By Kat Vella
Two recent moments in my life have been bothering me lately.
The first took place in a meeting with only women present. All there to brainstorm ideas to help local women leave abusive relationships. To be fair, this particular occasion could have been a carbon copy of the many moments I have experienced this sentiment since moving to the country, but this one has stuck with me.
Tears welling in her eyes, one participant of the meeting shared her thoughts on the topic of gender violence.
“Men aren’t the enemy,” she implored. Her point was that the issue of violence against women is bigger than individual perpetrators and that having broader conversations about our culture is what we need rather than treating men ‘like the enemy’.
“That is a fair point,” I thought. I went on to say that it is often easier to scapegoat than to understand. (Is that what we are doing? Scapegoating men?)
The second event was a comment in a group chat by a male friend of mine. For context, the group chat had both men and women, couples and singles and we are all reasonably good friends, some of us closer than others, but friends. Some of the single guys in the group started chatting to organize a ‘Boys’ Night Out’ to which one of them chimed, “It’s time to go hunting.” Some of the others responded with LOLs and various memes of wild animals, everyone else went on with their day.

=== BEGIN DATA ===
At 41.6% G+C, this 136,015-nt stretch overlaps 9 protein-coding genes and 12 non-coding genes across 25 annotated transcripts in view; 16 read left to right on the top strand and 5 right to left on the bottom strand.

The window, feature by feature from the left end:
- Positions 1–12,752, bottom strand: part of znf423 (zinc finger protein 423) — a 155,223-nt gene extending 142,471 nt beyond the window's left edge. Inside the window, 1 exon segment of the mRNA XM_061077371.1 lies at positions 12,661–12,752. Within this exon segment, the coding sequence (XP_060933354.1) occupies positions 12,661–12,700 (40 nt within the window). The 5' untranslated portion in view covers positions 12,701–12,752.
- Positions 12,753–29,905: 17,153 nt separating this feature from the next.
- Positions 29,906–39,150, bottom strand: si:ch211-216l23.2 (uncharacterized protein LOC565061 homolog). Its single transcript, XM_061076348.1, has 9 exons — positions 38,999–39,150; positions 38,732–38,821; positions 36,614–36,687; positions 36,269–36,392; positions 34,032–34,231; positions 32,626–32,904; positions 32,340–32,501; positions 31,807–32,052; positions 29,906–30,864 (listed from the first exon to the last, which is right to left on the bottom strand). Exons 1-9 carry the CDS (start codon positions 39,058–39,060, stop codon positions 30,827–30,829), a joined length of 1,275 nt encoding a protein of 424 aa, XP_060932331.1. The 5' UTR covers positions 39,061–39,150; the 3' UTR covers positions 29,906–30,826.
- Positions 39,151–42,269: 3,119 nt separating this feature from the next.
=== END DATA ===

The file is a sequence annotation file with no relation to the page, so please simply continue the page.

In both situations I felt disappointed with my reaction, or lack thereof. I stewed for days needing to better understand why I was seething when everyone else seemed unperturbed and in the case of the woman in the meeting, vindicated.
For me, it wasn’t that the comment in the chat was literally referring to women as wild animals, it was that no one else saw it as problematic enough to point it out. In fact, the man who said it was so confident it was acceptable that he typed it plainly for all to read – including the women in the group. He didn’t bother to save it for the ‘pub chat’ later. When I brought it up with some of my girlfriends later, almost all of them brushed the comment off as harmless and you know, “he’s a really sweet/friendly/GOOD guy. He’s not the problem.”
I want to be proven wrong here and I’d love to hear your examples in the comments but seriously what are the men in our lives doing to address violence against women? What are they doing to take responsibility for the problem of violence that exists in their ranks?
Since 1981 and the declaration of International Day against Violence Against Women, feminist and other women-led activist groups (why don’t we all identify as feminists again?) have worked tirelessly, year on year to bring attention to and change the horrifying statistics of femicide, abuse and sexual assault of women throughout the world. In Australia, it has been especially felt since Grace Tame’s tenure as Australian of the Year.
What I wished I had asked that woman in the meeting and my friends from the group chat was this: While you are defending all the ‘good men’ in your lives from being tarred with the same brush, what are the men in your life doing to address this ‘culture’ or ‘problem’ you mention?
Women are campaigning, petitioning, lobbying, arguing, fundraising, drafting meaningful solutions that get thrown in the bin if they don't suit, and spending a substantial amount of their time, energy and money trying to address the issue. And men? Well, they're getting on with their lives.